If you want a clear understanding of how your business is doing financially, and you want to be able to predict and plan for the future, a fairly thorough understanding of your financial statements is essential. A sound understanding of financial statements will help you:
- Identify unfavorable trends and tendencies in your business’s operations (for example, the unhealthy build up of inventory or accounts receivable) before the situation becomes critical.
- Monitor your cash flow requirements on a timely basis, and identify financing needs early.
- Monitor important indicators of financial health (for example, liquidity ratios, efficiency ratios, profitability ratios and solvency ratios).
- Monitor periodic increases and decreases in wealth (specifically, owner’s or stockholders’ equity)
- Monitor your performance against your financial plan, if you have developed one. If you have not – you need to get on that quickly.
Keep in mind that your financial statements are only a starting point for analysis. Individual numbers aren’t good or bad in themselves – you may have to dig for the reason behind any numbers that seem out of whack. For instance, if your statements shows that your accounts receivable have trended significantly downward over the last few years, it could mean that you are not collecting the accounts more aggressively (which is good), or it could mean that you are writing off accounts as uncollectible too soon (which is bad). If your accounts payable or your notes payable sections keep growing rather than decreasing over a period of time, then the income portion of the statement needs to be checked. Something is really out of whack here. The key is to use your statements to spot trends and anomalies, and then follow these up with further investigation.
The creation of your financial statements is largely a mechanical exercise. The numbers to be used are found in your accounting records after the books are closed at the end of the period; to draw up the statements you, or your accountant, or your accounting software simply look up the numbers and plug them into the statement blanks. Using the numbers to your benefit is a real asset. The real value to the statements come after their creation, when you analyze them to see how your business is doing in numerous areas. You don’t have to know the exact makeup of each item on the balance sheet and income statement, but you must have a sense of what the numbers mean in order to interpret and analyze these financial records. Raw data in isolation does not make sense – it’s relationship to the rest of the financial information that counts and makes it become effective. The following checklist may help make sense of the financial data.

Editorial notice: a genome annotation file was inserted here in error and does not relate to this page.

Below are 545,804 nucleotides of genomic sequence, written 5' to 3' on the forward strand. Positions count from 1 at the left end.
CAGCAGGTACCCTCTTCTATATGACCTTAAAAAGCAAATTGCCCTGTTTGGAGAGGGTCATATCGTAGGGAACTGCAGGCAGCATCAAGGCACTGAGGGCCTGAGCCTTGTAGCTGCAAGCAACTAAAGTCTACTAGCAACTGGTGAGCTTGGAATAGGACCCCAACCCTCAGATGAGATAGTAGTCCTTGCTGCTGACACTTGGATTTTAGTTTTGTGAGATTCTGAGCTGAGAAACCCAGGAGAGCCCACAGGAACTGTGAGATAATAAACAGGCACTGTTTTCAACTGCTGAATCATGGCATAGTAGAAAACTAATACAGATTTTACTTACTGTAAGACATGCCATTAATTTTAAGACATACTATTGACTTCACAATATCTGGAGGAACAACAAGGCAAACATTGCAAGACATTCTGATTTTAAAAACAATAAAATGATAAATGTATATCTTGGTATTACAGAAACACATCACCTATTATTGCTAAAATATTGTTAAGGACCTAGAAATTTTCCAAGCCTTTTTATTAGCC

This is a checklist of issues you may want to consider after your financial statements are prepared.
- Develop common size financial statements to compare – Present performance with past performance and the condition of your business with that of other similar business operations.
- Develop the key business ratios for the business to compare – Present performance with past performance and the condition of your business with that of other similar operations. Consider the impact on the performance picture of inflation and different accounting practices and procedures.
- Project income and construct a cash flow budget to assess production requirements and financing needs. Achieve a fair return on investment (capital) at a level of risk acceptable to you. Maintain working capital at sufficient levels to support operations. Maintain a proper balance between current assets and fixed assets.
- Establish and maintain a proper level of capitalization with the best mix of short-term and long-term debt financing and equity financing.
- Examine your fixed and variable costs and relate them to profits.
- Evaluate and project how markets, products, competition and sales affect and will affect your profits.
- Establish a breakeven point for the operation as a first step in determining how changes in sales will affect costs and profits.
- Review the degree of operating leverage in the operation and its effects on operating profit and return on equity.
- Consider how growth in sales and profits usually increases the need for additional financing.
There are four basic statements that we are going to focus during our online class. They are as follows:
- Statement of Cash Flows
- Income Statement
- Statement of Owner’s Equity
A list of the assets, liabilities and owner’s equity of a business entity as a specific date, usually at the close of the last day of a month or of a year.
STATEMENT OF CASH FLOWS
A summary of the cash receipts and cash payments of a business entity for a specific period of time, such as a month or a year.
A summary of the revenue and the expenses of a business entity for a specific period of time, such as a month or a year.
STATEMENT OF OWNER’S EQUITY
A summary of the changes in the owner’s equity of a business entity that have occurred during a specific period of time, such as a month or a year.